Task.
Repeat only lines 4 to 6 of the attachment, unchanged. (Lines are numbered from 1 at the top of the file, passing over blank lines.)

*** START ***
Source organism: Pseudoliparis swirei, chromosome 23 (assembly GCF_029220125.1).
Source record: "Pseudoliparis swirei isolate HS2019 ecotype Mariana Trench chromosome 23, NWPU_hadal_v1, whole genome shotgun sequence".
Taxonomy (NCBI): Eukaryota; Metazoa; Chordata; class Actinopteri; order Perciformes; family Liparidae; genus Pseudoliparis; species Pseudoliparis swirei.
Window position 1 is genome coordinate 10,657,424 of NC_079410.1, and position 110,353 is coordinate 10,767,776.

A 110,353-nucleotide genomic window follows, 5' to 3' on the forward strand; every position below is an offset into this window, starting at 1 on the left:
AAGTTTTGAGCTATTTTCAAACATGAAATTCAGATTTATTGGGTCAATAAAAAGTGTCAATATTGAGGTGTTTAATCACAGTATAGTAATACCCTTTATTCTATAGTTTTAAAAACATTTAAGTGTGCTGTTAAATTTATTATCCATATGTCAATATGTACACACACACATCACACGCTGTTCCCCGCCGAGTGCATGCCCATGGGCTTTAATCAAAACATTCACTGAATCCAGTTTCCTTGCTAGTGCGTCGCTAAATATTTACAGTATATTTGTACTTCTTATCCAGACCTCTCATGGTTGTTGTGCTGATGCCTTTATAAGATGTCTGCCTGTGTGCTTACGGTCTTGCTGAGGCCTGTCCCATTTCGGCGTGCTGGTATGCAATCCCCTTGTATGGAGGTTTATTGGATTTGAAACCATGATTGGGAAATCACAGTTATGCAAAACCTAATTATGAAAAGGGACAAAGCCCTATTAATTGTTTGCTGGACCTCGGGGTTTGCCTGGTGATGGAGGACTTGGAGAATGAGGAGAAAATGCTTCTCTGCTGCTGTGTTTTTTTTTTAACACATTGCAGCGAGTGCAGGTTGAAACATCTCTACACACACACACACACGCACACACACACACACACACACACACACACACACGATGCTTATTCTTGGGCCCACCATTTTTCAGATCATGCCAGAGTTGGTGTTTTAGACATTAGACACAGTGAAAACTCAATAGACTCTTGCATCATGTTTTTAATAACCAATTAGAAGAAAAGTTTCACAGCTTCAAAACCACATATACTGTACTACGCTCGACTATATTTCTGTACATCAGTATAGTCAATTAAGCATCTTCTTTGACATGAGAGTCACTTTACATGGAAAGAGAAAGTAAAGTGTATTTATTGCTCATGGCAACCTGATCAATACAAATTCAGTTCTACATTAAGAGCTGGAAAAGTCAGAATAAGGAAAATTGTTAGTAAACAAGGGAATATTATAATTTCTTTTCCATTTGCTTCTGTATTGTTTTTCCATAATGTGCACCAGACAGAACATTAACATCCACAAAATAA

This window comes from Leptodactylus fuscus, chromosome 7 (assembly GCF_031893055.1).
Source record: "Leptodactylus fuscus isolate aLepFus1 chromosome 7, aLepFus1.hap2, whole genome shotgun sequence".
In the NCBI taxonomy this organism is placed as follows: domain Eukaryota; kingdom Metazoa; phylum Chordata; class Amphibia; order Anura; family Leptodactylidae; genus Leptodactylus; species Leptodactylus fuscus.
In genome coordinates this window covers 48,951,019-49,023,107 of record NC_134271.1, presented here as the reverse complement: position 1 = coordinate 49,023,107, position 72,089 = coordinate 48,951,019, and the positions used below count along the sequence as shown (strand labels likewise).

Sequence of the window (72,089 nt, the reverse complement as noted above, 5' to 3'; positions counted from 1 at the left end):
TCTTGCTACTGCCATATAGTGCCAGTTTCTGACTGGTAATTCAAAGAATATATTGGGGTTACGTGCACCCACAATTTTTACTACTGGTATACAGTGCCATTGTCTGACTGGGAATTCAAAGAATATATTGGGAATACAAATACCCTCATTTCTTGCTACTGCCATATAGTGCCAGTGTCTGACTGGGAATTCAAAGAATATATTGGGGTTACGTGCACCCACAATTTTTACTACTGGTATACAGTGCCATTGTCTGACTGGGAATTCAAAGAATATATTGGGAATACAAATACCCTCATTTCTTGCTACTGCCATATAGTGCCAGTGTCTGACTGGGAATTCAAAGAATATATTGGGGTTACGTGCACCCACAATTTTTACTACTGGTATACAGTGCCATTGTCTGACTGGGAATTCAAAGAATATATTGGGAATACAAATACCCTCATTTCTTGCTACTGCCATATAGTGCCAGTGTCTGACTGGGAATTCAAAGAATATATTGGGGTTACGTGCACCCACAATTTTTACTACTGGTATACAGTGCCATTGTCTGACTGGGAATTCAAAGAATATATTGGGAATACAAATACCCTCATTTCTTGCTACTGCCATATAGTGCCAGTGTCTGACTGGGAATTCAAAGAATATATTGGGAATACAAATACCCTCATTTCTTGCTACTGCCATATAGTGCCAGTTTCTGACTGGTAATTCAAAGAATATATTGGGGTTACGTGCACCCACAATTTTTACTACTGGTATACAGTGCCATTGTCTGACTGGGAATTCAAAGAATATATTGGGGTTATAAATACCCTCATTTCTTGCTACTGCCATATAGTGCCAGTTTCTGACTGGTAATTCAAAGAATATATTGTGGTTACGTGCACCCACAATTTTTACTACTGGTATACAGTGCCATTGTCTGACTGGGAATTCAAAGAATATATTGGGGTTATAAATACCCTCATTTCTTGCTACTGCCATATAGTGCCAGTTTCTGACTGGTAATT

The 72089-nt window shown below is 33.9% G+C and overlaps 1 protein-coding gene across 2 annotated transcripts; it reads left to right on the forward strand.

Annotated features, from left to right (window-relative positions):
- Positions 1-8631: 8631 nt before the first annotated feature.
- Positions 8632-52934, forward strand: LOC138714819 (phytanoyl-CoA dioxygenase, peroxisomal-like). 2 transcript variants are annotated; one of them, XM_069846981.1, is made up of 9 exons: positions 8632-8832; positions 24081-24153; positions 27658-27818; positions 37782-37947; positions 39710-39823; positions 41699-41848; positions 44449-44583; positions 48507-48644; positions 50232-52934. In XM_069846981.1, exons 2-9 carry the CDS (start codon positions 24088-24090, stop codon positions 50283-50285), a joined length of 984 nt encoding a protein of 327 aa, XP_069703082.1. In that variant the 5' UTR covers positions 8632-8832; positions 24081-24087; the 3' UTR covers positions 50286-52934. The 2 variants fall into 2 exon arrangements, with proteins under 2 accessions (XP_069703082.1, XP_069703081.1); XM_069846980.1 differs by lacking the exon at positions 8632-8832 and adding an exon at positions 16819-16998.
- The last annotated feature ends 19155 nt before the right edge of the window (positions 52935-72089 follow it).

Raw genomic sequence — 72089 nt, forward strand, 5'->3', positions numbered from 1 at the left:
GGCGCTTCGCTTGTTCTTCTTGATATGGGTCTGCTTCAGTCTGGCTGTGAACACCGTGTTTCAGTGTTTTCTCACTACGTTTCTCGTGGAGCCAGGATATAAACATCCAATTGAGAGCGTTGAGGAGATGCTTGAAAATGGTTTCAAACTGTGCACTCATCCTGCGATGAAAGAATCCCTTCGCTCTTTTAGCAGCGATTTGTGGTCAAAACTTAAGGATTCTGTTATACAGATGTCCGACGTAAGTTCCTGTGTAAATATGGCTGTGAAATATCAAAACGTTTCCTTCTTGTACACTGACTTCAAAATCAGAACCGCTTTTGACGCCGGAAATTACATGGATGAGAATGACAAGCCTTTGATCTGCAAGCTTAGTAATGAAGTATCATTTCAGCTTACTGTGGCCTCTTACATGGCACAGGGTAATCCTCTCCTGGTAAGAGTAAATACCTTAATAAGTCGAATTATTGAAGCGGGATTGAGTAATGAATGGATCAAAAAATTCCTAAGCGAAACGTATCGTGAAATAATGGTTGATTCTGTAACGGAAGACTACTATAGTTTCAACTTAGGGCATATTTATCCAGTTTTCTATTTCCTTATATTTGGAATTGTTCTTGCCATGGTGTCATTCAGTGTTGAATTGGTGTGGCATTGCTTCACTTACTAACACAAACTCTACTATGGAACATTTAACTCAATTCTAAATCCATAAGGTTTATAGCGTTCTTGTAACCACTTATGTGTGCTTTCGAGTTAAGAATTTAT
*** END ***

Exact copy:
Window position 1 is genome coordinate 10,657,424 of NC_079410.1, and position 110,353 is coordinate 10,767,776.

A 110,353-nucleotide genomic window follows, 5' to 3' on the forward strand; every position below is an offset into this window, starting at 1 on the left:
AAGTTTTGAGCTATTTTCAAACATGAAATTCAGATTTATTGGGTCAATAAAAAGTGTCAATATTGAGGTGTTTAATCACAGTATAGTAATACCCTTTATTCTATAGTTTTAAAAACATTTAAGTGTGCTGTTAAATTTATTATCCATATGTCAATATGTACACACACACATCACACGCTGTTCCCCGCCGAGTGCATGCCCATGGGCTTTAATCAAAACATTCACTGAATCCAGTTTCCTTGCTAGTGCGTCGCTAAATATTTACAGTATATTTGTACTTCTTATCCAGACCTCTCATGGTTGTTGTGCTGATGCCTTTATAAGATGTCTGCCTGTGTGCTTACGGTCTTGCTGAGGCCTGTCCCATTTCGGCGTGCTGGTATGCAATCCCCTTGTATGGAGGTTTATTGGATTTGAAACCATGATTGGGAAATCACAGTTATGCAAAACCTAATTATGAAAAGGGACAAAGCCCTATTAATTGTTTGCTGGACCTCGGGGTTTGCCTGGTGATGGAGGACTTGGAGAATGAGGAGAAAATGCTTCTCTGCTGCTGTGTTTTTTTTTTAACACATTGCAGCGAGTGCAGGTTGAAACATCTCTACACACACACACACACGCACACACACACACACACACACACACACACACACGATGCTTATTCTTGGGCCCACCATTTTTCAGATCATGCCAGAGTTGGTGTTTTAGACATTAGACACAGTGAAAACTCAATAGACTCTTGCATCATGTTTTTAATAACCAATTAGAAGAAAAGTTTCACAGCTTCAAAACCACATATACTGTACTACGCTCGACTATATTTCTGTACATCAGTATAGTCAATTAAGCATCTTCTTTGACATGAGAGTCACTTTACATGGAAAGAGAAAGTAAAGTGTATTTATTGCTCATGGCAACCTGATCAATACAAATTCAGTTCTACATTAAGAGCTGGAAAAGTCAGAATAAGGAAAATTGTTAGTAAACAAGGGAATATTATAATTTCTTTTCCATTTGCTTCTGTATTGTTTTTCCATAATGTGCACCAGACAGAACATTAACATCCACAAAATAA